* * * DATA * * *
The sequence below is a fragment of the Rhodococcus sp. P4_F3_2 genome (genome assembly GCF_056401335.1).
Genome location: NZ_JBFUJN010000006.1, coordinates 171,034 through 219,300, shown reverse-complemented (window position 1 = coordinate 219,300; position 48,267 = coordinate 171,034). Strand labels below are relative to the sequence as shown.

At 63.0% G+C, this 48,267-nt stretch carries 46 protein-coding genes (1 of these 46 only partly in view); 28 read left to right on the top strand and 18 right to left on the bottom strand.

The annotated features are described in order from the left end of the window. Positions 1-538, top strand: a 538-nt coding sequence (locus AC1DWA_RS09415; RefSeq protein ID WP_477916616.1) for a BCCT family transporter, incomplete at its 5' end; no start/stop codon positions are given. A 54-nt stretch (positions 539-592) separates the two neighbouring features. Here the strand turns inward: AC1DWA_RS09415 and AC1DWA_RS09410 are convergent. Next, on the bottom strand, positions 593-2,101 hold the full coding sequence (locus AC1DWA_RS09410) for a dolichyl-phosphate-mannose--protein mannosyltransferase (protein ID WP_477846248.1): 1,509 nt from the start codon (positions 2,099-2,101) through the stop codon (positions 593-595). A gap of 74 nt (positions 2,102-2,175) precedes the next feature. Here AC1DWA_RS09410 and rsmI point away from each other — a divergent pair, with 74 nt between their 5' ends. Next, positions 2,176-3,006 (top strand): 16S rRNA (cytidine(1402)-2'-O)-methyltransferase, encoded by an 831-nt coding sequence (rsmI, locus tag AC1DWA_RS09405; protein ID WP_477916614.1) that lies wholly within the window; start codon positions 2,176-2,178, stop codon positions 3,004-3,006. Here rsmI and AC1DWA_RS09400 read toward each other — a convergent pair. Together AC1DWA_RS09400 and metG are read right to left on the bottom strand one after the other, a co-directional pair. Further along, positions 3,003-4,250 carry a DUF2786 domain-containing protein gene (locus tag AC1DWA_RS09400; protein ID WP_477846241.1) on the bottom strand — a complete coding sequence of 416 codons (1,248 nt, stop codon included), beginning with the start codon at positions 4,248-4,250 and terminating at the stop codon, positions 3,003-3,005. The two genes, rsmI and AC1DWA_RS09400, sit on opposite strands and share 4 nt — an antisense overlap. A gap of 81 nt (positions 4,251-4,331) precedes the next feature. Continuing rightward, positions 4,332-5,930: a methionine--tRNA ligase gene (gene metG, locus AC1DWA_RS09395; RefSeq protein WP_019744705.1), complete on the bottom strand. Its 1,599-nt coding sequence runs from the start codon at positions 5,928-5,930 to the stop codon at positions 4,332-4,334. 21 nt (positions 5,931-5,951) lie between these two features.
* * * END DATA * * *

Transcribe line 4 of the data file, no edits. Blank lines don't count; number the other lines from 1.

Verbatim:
The annotated features are described in order from the left end of the window. Positions 1-538, top strand: a 538-nt coding sequence (locus AC1DWA_RS09415; RefSeq protein ID WP_477916616.1) for a BCCT family transporter, incomplete at its 5' end; no start/stop codon positions are given. A 54-nt stretch (positions 539-592) separates the two neighbouring features. Here the strand turns inward: AC1DWA_RS09415 and AC1DWA_RS09410 are convergent. Next, on the bottom strand, positions 593-2,101 hold the full coding sequence (locus AC1DWA_RS09410) for a dolichyl-phosphate-mannose--protein mannosyltransferase (protein ID WP_477846248.1): 1,509 nt from the start codon (positions 2,099-2,101) through the stop codon (positions 593-595). A gap of 74 nt (positions 2,102-2,175) precedes the next feature. Here AC1DWA_RS09410 and rsmI point away from each other — a divergent pair, with 74 nt between their 5' ends. Next, positions 2,176-3,006 (top strand): 16S rRNA (cytidine(1402)-2'-O)-methyltransferase, encoded by an 831-nt coding sequence (rsmI, locus tag AC1DWA_RS09405; protein ID WP_477916614.1) that lies wholly within the window; start codon positions 2,176-2,178, stop codon positions 3,004-3,006. Here rsmI and AC1DWA_RS09400 read toward each other — a convergent pair. Together AC1DWA_RS09400 and metG are read right to left on the bottom strand one after the other, a co-directional pair. Further along, positions 3,003-4,250 carry a DUF2786 domain-containing protein gene (locus tag AC1DWA_RS09400; protein ID WP_477846241.1) on the bottom strand — a complete coding sequence of 416 codons (1,248 nt, stop codon included), beginning with the start codon at positions 4,248-4,250 and terminating at the stop codon, positions 3,003-3,005. The two genes, rsmI and AC1DWA_RS09400, sit on opposite strands and share 4 nt — an antisense overlap. A gap of 81 nt (positions 4,251-4,331) precedes the next feature. Continuing rightward, positions 4,332-5,930: a methionine--tRNA ligase gene (gene metG, locus AC1DWA_RS09395; RefSeq protein WP_019744705.1), complete on the bottom strand. Its 1,599-nt coding sequence runs from the start codon at positions 5,928-5,930 to the stop codon at positions 4,332-4,334. 21 nt (positions 5,931-5,951) lie between these two features.